7. TEACH HER TO WORK: Whether in the home or out, your daughter needs to know how to take care of herself. Don’t give her everything she wants, or everything she asks for. Instead, let her experience the struggle and satisfaction that comes from earning her own way. Help her to find value and take pride in learning to support herself. Teach her to manage her finances.

8. LET HER FAIL: Especially in today’s world, both boys and girls need to learn that actions have consequences. Let your daughter fail and learn to be accountable for her actions. Protecting her when she is young will only leave her more vulnerable when she is older.

9. SET LIMITS FOR HER: Kids make a lot of mistakes. And sometimes the best, the most “need to be heard” response, requires yelling - but not very often. In fact, as I’ve heard quoted, “Shouting to make your children obey is like using the horn to steer your car, and you get about the same results.” Psychiatrist Bruno Bettelheim observed, “We become most upset with our children when we see in them aspects of our own personalities of which we disapprove.” That being said, your daughter needs limits and guidance. I can say from personal experience, there were times when the backbone I needed to stand up to my friends, to do what was right, came from being able to say, “I can’t do that, my dad would totally kill me.”

10. SET LIMITS FOR YOU: As a dad, you work hard to provide for your family. Chances are, you also work hard to provide for your ego. The rewards of professional accolades, pay increases, and promotions have a direct link to many dads’ self-worth - and that acknowledgement for career success can be relatively immediate. But keep in mind as you work the extra hours that you are passing on time with your family that you will never get back. In isolation, each missed meal, dance recital, or ballgame is relatively insignificant, but collectively they can change everything. Chances are, your kids will mess up most days. They will require your discipline, your patience, your time, your energy - and the rewards of that investment can be seemingly few and far between, taking much longer to materialize than many of the rewards of career. But I am confident that when you see your daughter on her wedding day, you will either be grateful for the strong relationship you have with one of the most remarkable people you have ever met, or you will wish that you had better savored that precious time when you were still the most important man in her life.

11. TELL HER WHAT SHE’S WORTH: Adolescence is full of struggles for every child. One day everything is perfect and wonderful, and then friends change, boys are mean, and you think everyone hates you. If one good friend can make all the difference in school, how much more of a difference can a deep, raw knowledge that you are valued above anything else to your dad make? Having a dad that loves you, that tells you are beautiful, that laughs with you, that knows you are smart, that believes in you – it might not make the hurt of the day go away, but it will help to keep it in perspective. It’s hard to fully value yourself when you question whether other people value you. So don’t let her question it. Tell her what she’s worth. Help her develop the confidence and self-respect that enables her to expect to be treated appropriately by everyone she comes in contact with. Just remember, she needs to hear all this before her world melts down because you’re unlikely to get credit for pep talks when she’s in the middle of a teenage girl crisis.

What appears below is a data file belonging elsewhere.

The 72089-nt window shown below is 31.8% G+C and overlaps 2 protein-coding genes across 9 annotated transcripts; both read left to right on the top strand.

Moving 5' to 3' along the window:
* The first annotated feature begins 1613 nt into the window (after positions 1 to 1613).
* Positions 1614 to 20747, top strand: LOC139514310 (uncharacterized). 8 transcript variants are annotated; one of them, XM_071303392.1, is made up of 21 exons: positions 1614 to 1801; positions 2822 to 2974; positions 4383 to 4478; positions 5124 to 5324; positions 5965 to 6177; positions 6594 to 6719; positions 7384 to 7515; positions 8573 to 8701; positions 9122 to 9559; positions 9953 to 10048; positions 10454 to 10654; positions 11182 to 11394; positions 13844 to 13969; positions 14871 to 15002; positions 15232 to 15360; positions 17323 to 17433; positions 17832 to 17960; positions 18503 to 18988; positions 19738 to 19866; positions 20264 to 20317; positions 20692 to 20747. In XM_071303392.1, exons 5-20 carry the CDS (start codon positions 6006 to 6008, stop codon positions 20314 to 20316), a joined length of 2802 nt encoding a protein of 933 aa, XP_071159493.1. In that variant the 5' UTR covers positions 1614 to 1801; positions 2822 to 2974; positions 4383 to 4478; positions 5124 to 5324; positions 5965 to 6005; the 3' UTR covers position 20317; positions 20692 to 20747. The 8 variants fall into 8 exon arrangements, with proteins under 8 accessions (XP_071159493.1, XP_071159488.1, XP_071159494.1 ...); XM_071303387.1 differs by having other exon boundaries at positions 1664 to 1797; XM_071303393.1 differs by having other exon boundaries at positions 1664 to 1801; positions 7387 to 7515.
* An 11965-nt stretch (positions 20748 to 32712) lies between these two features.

12. TREAT HER AS A DAUGHTER OF GOD: Your daughter is a daughter of a loving Heavenly Father. She needs to know that. Do your best to love her as her Father in heaven loves her. Love your wife. Your daughter will likely model an expectation for her own marriage relationship from what she witnesses in yours. Are you treating your wife the way you would want your daughter to be treated by her husband? Does she see her divine nature through the way you interact with her and with her mother? As her father, you are uniquely equipped to serve as the earthly example of your daughter’s relationship with her Heavenly Father.

I have covered a lot of points today and if you are like me, it will be hard to remember most of these by the end of the week. So if I could leave one encompassing thought it would be this, from Matthew Chapter 6 verse 21, “For where your treasure is, there will your heart be also.”

It is my testimony that our greatest happiness in this life will come from the emotionally intimate relationships we build with those we love. Treasure things of an eternal nature. Treasure your children with all of your heart. Make both the quantity and quality of the time you invest in them reflect the feelings of your heart. And if you do, you will receive some of the greatest treasures this life has to offer - plus 10 cows per daughter.


merathon said...

cecily-- that was a great talk! thanks so much for sharing it.

Robins Nest said...

This really was a great talk that you gave. I still think about it.